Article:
Monday, June 24, 2024

TeamTNT Launches Widespread Attacks Against Cloud Infrastructures

The latest research discovered a campaign against cloud environments which is still under development.

This evolving campaign is consistent with an aggressive cloud worm designed to deploy on exposed JupyterLab and Docker APIs to deploy Tsunami malware, cloud credentials hijack, and resource hijack.

Aqua Nautilus researchers discovered this campaign when their Honeyspot with misconfigured Docker API got attacked and shared their report.

As it is still in the developmental phase and is presumed to be the notorious  Team TNT which is known for attacking cloud-based resources.

Attacks Against Cloud Infrastructures

Initially, the attacker identifies a misconfigured server (either Docker API or JupyterLab) and deploys a container or engages with the Command Line Interface (CLI) to scan for and identify additional victims. 

This process is designed to spread the malware to an increasing number of servers. The secondary payload of this attack includes a crypto miner and a backdoor, the latter employing the Tsunami malware as its weapon of choice.

  • shanidmk/jltest2 (updated: June 8, 2023): Its purpose is to detect exposed Jupyter Lab instances.
  • shanidmk/jltest (updated: June 8, 2023): This image is used to compile Zgrab using the make command.
  • shanidmk/sysapp (updated: May 25, 2023): This one seeks out and attacks exposed Docker Daemon instances.
  • shanidmk/blob (updated: June 24, 2023): This container image is an updated version of sysapp and is intended to find exposed Docker Daemon instances. It releases a cryptominer and includes the Tsunami malware, which acts as a backdoor.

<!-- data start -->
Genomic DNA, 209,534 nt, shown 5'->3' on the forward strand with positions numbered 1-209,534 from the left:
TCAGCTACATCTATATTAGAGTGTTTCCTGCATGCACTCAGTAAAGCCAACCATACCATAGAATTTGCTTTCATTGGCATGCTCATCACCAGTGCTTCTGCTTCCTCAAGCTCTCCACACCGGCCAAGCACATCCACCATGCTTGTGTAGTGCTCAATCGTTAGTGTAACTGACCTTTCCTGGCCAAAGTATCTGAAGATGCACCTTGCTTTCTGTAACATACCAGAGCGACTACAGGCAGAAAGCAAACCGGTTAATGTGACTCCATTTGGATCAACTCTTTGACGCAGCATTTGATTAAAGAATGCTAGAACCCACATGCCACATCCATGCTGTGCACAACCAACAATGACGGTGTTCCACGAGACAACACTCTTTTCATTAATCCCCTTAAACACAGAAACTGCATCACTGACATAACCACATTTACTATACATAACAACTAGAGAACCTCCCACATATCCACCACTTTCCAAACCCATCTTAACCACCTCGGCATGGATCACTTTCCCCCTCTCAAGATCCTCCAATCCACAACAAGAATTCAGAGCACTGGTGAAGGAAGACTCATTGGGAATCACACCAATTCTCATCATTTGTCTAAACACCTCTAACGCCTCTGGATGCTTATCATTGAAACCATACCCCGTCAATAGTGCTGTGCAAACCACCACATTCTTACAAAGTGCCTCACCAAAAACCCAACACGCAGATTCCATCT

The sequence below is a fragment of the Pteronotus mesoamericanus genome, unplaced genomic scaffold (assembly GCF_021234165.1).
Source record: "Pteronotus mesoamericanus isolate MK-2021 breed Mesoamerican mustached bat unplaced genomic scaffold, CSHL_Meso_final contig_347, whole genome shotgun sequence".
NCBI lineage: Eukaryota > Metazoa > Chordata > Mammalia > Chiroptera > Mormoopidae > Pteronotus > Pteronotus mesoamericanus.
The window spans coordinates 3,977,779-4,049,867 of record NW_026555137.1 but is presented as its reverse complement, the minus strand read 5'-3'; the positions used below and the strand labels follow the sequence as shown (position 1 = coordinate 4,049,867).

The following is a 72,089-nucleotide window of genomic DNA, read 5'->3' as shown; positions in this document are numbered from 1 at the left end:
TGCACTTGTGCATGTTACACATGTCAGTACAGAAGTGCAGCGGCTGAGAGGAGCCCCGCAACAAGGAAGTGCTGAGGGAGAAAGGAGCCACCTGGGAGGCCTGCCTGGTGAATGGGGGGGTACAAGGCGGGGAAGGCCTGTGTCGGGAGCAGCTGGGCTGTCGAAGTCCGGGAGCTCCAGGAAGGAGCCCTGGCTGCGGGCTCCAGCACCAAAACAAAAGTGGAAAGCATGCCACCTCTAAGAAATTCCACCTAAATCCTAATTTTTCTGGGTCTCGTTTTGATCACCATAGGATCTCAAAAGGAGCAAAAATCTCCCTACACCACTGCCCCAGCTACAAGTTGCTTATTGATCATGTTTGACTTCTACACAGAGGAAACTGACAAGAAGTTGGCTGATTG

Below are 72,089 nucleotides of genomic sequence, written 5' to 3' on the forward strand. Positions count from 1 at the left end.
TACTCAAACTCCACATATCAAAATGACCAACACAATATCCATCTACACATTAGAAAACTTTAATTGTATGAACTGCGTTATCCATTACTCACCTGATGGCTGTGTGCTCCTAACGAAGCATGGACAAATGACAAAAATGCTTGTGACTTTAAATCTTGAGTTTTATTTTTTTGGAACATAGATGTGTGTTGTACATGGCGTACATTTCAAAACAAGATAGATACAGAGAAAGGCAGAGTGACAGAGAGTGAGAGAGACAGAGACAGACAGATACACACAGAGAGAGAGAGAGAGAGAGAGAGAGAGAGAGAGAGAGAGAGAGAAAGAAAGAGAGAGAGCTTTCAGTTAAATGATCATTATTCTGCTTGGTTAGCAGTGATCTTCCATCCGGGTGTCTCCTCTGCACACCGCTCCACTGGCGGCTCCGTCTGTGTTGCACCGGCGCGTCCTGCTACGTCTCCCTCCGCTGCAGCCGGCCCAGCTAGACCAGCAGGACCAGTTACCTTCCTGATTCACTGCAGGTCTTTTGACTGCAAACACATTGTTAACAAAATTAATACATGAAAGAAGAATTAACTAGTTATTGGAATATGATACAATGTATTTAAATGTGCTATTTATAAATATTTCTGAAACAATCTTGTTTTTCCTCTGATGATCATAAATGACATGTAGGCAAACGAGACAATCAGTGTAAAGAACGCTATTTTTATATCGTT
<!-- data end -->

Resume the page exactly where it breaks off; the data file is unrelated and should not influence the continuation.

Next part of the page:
This container image comprises three layers, one layer includes a run.sh shell script designed to initiate when the container starts up.

Initially it downloads some packages to secure the necessary utilities for the environments. 

In addition to that the ZGrab application is built and relocated to the /bin library,which enables the attacker to perform banner grabbing. 

This function will later assist the attacker in identifying Jupyter Lab and Docker API.

Subsequently, the masscan tool scans and pipes the IP to be utilized by ZGrab for assessing whether there is an exposed Jupyter Lab instance operating at ‘http://Currently_found_IP_Address:8888/lab’.

The resulting information is organized and stored in the JupyterLab.txt file, which is then transmitted to the attacker’s C2 server through a specific command.    

Finally, according to the report shared, it activates the loop set to run whenever the C2 server returns an IP range for scanning. 

The first octet of the IP address is determined by the result of a curl command to the attacker’s C2 server, which subsequently scans a CIDR range of /8, equating to approximately 16.7 million IP addresses.

It’s important to note that the HTTP_SOURCE environment variable was initially set by the attacker at the start of the container.

Through the use of NGROK, the attacker is able to conceal the infrastructure, thereby minimizing the risk of it being shut down.

Prevention

  1. Ensure you’re not running JupyterLab without authentication, specifically make sure the token flag when running JupyterLab is not left empty.  
  2. Verify that your Docker API isn’t exposed to the world and set to accept requests from 0.0.0.0.
  3. Properly configure Docker daemons and cloud instances and  Regularly update and patch Docker and cloud platforms to address any vulnerabilities.
  4. Apply the principle of least privilege to limit the permissions and capabilities of containers, Docker daemons, and cloud instances.
  5. Scan the images that you use, making sure you are familiar with them and their use, using minimal privileges such as avoiding root user and privileged mode. 
  6. Investigate logs, mostly around user actions, look for any anomalous actions.

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